Nov. 10, 1963 - In his 18th season in the NHL, Gordie Howe already had scored more points (1,220) and had more assists (676) than anyone in history. Tonight, he sought to stand alone among goal scorers.
A month ago, Howe suffered a cut to an ankle and it had been affecting his performance. But the 35-year-old right wing didn't look wounded while killing a Detroit penalty in the second period against Montreal tonight.
Teammate Billy McNeill took the puck inside the Red Wings' blue line and headed up ice, with Howe trailing and yelling at him to keep going. After getting inside Montreal's blue line, McNeill passed to Howe, who immediately fired. His black dart of a shot never got more than an inch off the ice and whistled through the narrow gap between goalie Charley Hodge and the right post.
|Nov. 11, 1963: Howe smiles after breaking Maurice Richard's career record of 544 goals.|
Mr. Hockey had scored his 545th goal, breaking his tie with Maurice Richard.
The 15,027 fans in Detroit's Olympia Stadium gave their hero a 20-minute standing ovation. The goal itself left Howe, who had been feeling the pressure in his chase to pass "The Rocket," more relieved than elated.
"Now I can start enjoying life again," he said after Detroit's 3-0 win, looking at the mob of reporters and photographers who had been chronicling his every move.
Odds 'n' Ends
Growing up, the Howe family was poor. Gordie's father Albert earned 40 cents an hour working for the city of Saskatoon during the Depression.
Albert was brusque in his recollection of young Gordie: "He was clumsy and backward and bashful. That's why I never thought he'd amount to anything."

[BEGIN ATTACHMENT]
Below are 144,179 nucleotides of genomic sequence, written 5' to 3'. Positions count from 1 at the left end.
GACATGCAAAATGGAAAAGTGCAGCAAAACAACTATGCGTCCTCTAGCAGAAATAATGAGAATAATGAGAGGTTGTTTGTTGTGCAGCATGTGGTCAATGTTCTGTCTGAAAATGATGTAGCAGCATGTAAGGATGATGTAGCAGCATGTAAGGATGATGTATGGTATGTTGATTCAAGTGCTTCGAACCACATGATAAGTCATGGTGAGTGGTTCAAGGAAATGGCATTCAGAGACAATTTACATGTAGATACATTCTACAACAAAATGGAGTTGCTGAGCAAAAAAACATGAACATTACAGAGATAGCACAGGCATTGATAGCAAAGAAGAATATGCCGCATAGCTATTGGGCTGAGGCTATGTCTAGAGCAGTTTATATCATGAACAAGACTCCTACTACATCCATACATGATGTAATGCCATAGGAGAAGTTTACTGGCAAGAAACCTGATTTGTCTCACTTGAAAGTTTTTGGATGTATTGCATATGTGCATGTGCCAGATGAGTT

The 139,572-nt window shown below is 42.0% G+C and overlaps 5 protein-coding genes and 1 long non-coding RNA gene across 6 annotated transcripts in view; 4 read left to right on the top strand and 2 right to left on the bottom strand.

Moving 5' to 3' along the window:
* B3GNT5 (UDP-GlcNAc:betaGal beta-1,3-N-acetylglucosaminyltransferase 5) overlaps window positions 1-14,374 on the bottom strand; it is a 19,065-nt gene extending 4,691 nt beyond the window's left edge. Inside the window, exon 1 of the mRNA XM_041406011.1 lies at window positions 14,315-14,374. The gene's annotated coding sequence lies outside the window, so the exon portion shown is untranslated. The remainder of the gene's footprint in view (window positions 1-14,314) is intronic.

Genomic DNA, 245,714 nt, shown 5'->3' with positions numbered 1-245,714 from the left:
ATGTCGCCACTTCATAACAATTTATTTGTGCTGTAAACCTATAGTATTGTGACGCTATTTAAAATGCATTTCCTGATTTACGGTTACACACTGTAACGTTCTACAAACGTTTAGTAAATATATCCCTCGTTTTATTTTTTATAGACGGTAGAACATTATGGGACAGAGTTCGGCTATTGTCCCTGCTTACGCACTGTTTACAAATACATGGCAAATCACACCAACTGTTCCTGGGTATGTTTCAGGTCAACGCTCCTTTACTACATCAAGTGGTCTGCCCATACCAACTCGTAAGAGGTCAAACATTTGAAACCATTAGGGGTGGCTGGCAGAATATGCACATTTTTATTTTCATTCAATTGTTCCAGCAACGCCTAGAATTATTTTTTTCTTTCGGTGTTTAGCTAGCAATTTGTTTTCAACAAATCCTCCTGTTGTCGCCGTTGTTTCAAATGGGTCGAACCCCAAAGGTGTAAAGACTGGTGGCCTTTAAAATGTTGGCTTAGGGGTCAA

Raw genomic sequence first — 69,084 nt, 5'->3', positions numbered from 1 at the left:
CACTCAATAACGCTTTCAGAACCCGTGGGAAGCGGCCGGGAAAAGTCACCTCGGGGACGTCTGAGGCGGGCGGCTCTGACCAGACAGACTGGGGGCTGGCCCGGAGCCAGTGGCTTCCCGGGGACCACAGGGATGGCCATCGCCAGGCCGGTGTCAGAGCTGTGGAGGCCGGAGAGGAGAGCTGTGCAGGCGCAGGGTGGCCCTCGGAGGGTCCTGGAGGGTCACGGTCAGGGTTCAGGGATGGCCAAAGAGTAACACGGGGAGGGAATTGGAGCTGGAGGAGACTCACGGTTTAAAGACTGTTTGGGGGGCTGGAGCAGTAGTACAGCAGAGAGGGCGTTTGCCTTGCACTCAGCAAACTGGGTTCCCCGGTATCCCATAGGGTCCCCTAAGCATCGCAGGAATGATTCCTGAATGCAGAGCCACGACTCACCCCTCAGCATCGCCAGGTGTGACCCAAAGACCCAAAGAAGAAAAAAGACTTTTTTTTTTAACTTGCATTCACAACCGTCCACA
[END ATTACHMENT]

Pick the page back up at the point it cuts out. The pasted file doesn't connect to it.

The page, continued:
At 14, Howe played on five hockey teams.
At 15, he played for the Galt junior team in the Ontario Hockey Association.
At 16, a year after the Rangers rejected him, the Red Wings signed Howe for a $4,000 bonus, Detroit coach Jack Adams said.
In his only season in the minors, 17-year-old Howe had 48 points (22 goals, 26 assists) in 51 games for the Red Wings' Omaha farm team in the U.S. Hockey League in 1945-46.
He married Colleen Joffa of Detroit on April 15, 1953. They have four children: Marty, Mark, Cathleen and Murray.
Howe told an adolescent Wayne Gretzky that the youngster had two eyes and one mouth and that the best advice he could give him was to keep the two open and the one closed.
Being pro-management, Howe refused to support a movement to form a players' union in 1957. It would not be until 1967 that the union would be successfully organized.
Led to believe by Detroit management that he was the highest paid player on the team, Howe didn't find out until 1968 that it was a lie and that he had been grossly underpaid for most of his career. He was deeply hurt when he learned that three teammates were taking home more than him.
When Howe retired - for the first time - from Detroit in 1971 after 25 seasons, he far outdistanced the runner-up in all three major scoring categories. His 786 goals were 232 more than Bobby Hull had scored, his 1,023 assists were 300 more than Alex Delvecchio had tallied, and his 1,809 points were 590 more than Jean Beliveau had notched.
Howe finished in the Top 5 in scoring in the NHL for 20 consecutive seasons (1949-50 through 1968-69).
He was first-team all-league right wing 12 times and second-team nine times.
His wrist shot was clocked at 114.2 miles per hour.
Howe's career high in assists in the NHL was 59, during the season he turned 41. It was the only time he had more than 50.
On March 12, 1972, the Red Wings retired his No. 9 jersey on Gordie Howe Night.
That year, he also was inducted into the Hockey Hall of Fame.
On Oct. 3, 1997, Howe - at 69 - became the first to play professional hockey in six decades when he took the ice for one 46-second shift for the Detroit Vipers of the International Hockey League.
In 2003, Howe, who scored 1,850 points in the NHL, fell to third all-time when Mark Messier passed him. Gretzky, the leader, had broken his record in 1989.
Howe said he played hockey "not to get revenge, but to get respect. It would make me very happy to be remembered with respect."
Toronto's King Clancy once said, "They ought to bottle Gordie Howe's sweat. It would make a great liniment to rub on hockey players."